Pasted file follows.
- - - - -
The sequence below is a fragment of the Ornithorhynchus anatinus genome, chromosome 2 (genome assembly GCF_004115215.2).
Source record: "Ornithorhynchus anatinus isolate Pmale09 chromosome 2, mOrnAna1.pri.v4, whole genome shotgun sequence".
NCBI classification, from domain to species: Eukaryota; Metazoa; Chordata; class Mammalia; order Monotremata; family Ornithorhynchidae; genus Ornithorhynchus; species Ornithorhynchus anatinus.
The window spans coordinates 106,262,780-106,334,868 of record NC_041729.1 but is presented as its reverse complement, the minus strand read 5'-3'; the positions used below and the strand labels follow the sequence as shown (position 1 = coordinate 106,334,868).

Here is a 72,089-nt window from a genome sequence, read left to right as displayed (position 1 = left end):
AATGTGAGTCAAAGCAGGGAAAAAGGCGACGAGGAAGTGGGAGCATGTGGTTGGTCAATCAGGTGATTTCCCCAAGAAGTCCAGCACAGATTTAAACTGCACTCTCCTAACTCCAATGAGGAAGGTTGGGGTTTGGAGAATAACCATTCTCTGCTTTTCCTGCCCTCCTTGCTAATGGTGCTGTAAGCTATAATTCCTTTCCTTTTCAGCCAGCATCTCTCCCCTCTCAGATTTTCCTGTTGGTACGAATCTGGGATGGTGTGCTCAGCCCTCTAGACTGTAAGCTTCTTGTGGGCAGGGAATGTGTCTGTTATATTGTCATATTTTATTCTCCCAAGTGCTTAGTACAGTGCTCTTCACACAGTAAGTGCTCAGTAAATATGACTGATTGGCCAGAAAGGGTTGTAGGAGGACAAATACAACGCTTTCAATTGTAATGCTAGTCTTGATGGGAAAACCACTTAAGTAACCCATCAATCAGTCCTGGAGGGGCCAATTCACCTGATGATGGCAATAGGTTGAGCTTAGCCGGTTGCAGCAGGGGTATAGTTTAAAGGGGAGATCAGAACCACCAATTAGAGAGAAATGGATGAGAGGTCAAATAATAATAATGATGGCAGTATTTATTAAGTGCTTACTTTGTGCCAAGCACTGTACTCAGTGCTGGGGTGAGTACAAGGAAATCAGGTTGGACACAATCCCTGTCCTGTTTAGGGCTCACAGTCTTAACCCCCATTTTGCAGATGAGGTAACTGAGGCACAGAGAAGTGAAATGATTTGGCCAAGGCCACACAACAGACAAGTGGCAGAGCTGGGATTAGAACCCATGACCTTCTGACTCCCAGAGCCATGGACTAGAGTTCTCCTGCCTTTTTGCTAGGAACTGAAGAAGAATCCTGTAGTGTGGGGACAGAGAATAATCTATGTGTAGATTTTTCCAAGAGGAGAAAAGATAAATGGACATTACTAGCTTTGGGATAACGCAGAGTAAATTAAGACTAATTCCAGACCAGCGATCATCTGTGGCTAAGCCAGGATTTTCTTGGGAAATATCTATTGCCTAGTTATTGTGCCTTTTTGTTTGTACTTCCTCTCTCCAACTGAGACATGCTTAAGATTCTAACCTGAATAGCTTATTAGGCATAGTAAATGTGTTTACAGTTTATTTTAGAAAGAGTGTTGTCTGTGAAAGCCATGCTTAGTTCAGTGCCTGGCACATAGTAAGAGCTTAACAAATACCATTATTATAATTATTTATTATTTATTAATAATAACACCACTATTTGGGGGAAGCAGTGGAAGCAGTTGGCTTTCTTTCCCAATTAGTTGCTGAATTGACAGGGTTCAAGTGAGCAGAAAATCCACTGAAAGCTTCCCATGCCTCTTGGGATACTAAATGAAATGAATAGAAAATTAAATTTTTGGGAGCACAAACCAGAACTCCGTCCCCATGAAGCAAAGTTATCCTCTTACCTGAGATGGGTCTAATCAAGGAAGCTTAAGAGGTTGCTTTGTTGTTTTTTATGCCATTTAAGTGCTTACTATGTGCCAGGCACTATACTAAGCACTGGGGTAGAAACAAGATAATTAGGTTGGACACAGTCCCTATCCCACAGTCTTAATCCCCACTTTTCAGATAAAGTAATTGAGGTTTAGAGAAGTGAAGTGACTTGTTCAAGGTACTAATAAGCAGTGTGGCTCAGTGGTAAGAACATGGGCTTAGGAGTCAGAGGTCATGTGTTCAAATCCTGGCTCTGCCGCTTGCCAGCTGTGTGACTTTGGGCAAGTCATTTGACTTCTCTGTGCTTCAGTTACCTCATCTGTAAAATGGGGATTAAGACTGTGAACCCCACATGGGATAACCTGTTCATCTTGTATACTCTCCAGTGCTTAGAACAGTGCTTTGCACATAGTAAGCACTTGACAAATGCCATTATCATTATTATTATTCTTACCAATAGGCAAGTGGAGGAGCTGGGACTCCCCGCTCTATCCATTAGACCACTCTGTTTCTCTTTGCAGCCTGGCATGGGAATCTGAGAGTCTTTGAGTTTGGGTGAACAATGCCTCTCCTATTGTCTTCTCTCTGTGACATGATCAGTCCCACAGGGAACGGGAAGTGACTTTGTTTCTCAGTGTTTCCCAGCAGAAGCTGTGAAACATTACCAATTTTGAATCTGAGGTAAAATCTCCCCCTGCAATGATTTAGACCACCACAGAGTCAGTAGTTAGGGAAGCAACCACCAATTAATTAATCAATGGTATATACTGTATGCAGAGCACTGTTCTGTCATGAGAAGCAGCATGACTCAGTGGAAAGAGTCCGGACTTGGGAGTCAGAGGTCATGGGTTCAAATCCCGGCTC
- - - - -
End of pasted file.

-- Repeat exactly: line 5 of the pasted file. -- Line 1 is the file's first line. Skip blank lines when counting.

Here is a 72,089-nt window from a genome sequence, read left to right as displayed (position 1 = left end):